There are two things that matter in terms of choosing a weight to Australian stocks in your portfolio. First, are stocks expensive overall. Then, are Australian stocks expensive relative to global valuations. I’m going to deal with the second problem today.
The simple version has Aussie stocks looking cheap. But it is wrong. Dig deeper and Australian stocks have rarely been this expensive relative to world counterparts.
How to make the ASX look cheap
I’m going to use forward price/earnings ratios for this analysis, but the numbers are similar for other valuation techniques.
At face value, the Australian stock market looks cheap relative to the world market. The ASX is currently trading on 14.7x earnings, which is cheaper than the world at 16.1x.
Then, if you look at the ASX / World as a ratio (>1 means the ASX is more expensive than the world and <1 means cheaper), you can see the ASX has tended to trade about 5% cheaper than the world. It is currently closer to 10% cheaper:
How composition has you fooled
The issue is with the composition of the Australian share market. Australia is heavily weighted to both banks and resources. Both of these sectors usually trade on cheaper multiples. For resources, it is because it has volatile revenues and even more volatile profits. For banks, the extreme leverage used increases the risk.
If you strip these sectors out and compare Australia excluding banks and resources, it no longer looks cheap. Actually, its well above the 90th percentile, close to as expensive relative to the world as it has ever been:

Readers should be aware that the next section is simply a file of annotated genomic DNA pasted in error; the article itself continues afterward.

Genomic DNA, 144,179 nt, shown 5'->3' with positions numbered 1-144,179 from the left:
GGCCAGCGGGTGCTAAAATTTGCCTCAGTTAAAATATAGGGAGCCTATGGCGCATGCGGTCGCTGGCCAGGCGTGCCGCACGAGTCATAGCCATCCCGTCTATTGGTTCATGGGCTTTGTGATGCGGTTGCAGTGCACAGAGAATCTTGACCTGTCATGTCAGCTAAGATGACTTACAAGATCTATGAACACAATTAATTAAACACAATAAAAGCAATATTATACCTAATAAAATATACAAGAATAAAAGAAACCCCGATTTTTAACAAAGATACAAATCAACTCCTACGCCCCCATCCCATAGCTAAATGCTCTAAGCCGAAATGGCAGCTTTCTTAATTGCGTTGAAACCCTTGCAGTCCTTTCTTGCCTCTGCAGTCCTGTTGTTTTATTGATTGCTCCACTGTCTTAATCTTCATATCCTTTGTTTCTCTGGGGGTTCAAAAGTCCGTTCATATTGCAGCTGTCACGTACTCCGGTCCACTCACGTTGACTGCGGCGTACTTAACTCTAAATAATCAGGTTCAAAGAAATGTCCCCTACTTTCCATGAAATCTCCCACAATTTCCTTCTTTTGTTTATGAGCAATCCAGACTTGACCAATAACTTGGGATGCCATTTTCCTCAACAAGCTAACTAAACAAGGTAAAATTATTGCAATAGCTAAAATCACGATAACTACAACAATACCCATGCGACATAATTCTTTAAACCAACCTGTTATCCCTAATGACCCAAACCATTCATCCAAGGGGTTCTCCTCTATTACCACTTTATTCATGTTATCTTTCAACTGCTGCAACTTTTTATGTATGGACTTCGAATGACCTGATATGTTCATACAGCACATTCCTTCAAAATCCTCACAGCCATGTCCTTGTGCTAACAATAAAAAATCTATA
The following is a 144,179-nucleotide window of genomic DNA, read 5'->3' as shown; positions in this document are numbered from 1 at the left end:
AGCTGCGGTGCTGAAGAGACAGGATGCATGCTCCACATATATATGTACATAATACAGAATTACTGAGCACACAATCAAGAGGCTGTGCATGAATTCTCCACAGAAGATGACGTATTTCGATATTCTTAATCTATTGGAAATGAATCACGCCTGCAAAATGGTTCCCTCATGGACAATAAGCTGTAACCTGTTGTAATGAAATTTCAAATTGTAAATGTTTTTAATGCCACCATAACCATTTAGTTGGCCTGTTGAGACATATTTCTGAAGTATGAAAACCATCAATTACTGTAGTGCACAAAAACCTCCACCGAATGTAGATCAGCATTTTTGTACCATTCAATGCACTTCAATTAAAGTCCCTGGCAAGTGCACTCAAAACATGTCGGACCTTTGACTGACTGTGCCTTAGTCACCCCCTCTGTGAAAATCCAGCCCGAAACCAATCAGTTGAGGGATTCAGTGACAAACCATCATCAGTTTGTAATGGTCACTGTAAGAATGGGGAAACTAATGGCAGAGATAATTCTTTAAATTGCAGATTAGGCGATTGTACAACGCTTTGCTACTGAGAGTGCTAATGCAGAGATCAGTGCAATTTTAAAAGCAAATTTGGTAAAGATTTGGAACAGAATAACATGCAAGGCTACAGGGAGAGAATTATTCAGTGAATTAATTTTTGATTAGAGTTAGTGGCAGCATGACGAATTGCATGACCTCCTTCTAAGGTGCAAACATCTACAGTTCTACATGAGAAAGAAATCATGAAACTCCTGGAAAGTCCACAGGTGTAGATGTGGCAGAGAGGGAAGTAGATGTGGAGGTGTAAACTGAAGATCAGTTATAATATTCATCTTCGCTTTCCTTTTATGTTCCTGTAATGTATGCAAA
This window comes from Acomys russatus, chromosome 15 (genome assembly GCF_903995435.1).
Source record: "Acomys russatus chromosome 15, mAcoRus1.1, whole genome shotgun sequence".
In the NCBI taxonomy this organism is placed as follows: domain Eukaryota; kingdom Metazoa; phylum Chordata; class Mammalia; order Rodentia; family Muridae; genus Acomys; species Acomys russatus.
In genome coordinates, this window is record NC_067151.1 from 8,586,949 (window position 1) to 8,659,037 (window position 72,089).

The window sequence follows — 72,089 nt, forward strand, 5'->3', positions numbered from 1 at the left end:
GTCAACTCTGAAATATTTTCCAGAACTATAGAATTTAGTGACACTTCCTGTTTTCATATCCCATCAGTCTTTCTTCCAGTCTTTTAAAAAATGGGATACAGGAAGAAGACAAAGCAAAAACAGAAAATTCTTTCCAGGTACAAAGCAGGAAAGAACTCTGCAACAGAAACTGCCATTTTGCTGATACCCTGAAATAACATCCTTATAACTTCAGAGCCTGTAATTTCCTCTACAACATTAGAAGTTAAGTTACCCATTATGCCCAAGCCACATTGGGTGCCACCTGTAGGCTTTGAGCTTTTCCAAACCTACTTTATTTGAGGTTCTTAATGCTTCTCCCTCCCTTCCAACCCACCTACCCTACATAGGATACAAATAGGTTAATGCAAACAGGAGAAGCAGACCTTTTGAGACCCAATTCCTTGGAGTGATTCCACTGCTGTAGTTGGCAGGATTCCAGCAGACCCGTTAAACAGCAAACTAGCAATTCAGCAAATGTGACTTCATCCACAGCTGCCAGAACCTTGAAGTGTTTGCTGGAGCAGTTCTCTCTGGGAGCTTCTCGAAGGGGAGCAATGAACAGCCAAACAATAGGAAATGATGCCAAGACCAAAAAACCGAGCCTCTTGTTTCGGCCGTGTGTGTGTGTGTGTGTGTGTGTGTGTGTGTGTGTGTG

Then if you take Australian banks and compare them to world banks, it is even worse. Aussie banks are way more expensive than their global peers:
Resources are also more expensive than global peers, but not as extreme as the above:
If you look through the GICs sectors, Australia is in the top three most expensive for almost every vertical grouping:
Forward Price to Earnings ratio by region and sector
For more detail see our recent podcast on this topic:
It may be the valuations are justified.
Maybe world economic growth will boom, and Australia will benefit through high commodity prices. But my bet is rising interest rates take that off the table.
Maybe an Australian economy with a globally high reliance on residential housing, extremely high personal debt levels and greater exposure to variable mortgage rates will weather the global housing price declines better than other markets. But I doubt it.
My interpretation is that Australia looks expensive relative to stocks in the rest of the world because it is an attractive market for global bulls. i.e. if you think world growth will continue to boom and commodity prices with them, Australia is where to play that theme.
If you are not of that view, and I certainly am not, then you probably should be looking to other markets for your equity exposure.
The most frequent response I get to this is confusion… how can Australian P/Es when split into three parts each be above their world counterparts, but when you combine them they are lower than the world average??
Long story short, the maths is a lot like the maths for gerrymandering an election. Check the below if you want to play along at home: